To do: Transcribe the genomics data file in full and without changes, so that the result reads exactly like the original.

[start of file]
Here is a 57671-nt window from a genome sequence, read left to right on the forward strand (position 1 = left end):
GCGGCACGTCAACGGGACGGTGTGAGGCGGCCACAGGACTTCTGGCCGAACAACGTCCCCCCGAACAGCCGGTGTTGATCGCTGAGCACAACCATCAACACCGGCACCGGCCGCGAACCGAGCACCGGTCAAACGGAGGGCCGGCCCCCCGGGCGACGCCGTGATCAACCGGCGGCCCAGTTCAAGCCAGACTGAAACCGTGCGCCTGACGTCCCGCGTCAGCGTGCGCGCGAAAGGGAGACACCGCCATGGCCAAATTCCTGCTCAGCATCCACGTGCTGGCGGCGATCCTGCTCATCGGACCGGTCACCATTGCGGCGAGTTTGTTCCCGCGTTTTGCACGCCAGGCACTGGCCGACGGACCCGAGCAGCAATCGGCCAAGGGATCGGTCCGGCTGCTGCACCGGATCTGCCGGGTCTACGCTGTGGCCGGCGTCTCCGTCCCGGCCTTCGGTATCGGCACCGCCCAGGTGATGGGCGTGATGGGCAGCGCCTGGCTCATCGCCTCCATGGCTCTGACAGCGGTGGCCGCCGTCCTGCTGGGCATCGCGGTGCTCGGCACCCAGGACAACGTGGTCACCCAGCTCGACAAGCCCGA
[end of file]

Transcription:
Here is a 57671-nt window from a genome sequence, read left to right on the forward strand (position 1 = left end):
GCGGCACGTCAACGGGACGGTGTGAGGCGGCCACAGGACTTCTGGCCGAACAACGTCCCCCCGAACAGCCGGTGTTGATCGCTGAGCACAACCATCAACACCGGCACCGGCCGCGAACCGAGCACCGGTCAAACGGAGGGCCGGCCCCCCGGGCGACGCCGTGATCAACCGGCGGCCCAGTTCAAGCCAGACTGAAACCGTGCGCCTGACGTCCCGCGTCAGCGTGCGCGCGAAAGGGAGACACCGCCATGGCCAAATTCCTGCTCAGCATCCACGTGCTGGCGGCGATCCTGCTCATCGGACCGGTCACCATTGCGGCGAGTTTGTTCCCGCGTTTTGCACGCCAGGCACTGGCCGACGGACCCGAGCAGCAATCGGCCAAGGGATCGGTCCGGCTGCTGCACCGGATCTGCCGGGTCTACGCTGTGGCCGGCGTCTCCGTCCCGGCCTTCGGTATCGGCACCGCCCAGGTGATGGGCGTGATGGGCAGCGCCTGGCTCATCGCCTCCATGGCTCTGACAGCGGTGGCCGCCGTCCTGCTGGGCATCGCGGTGCTCGGCACCCAGGACAACGTGGTCACCCAGCTCGACAAGCCCGA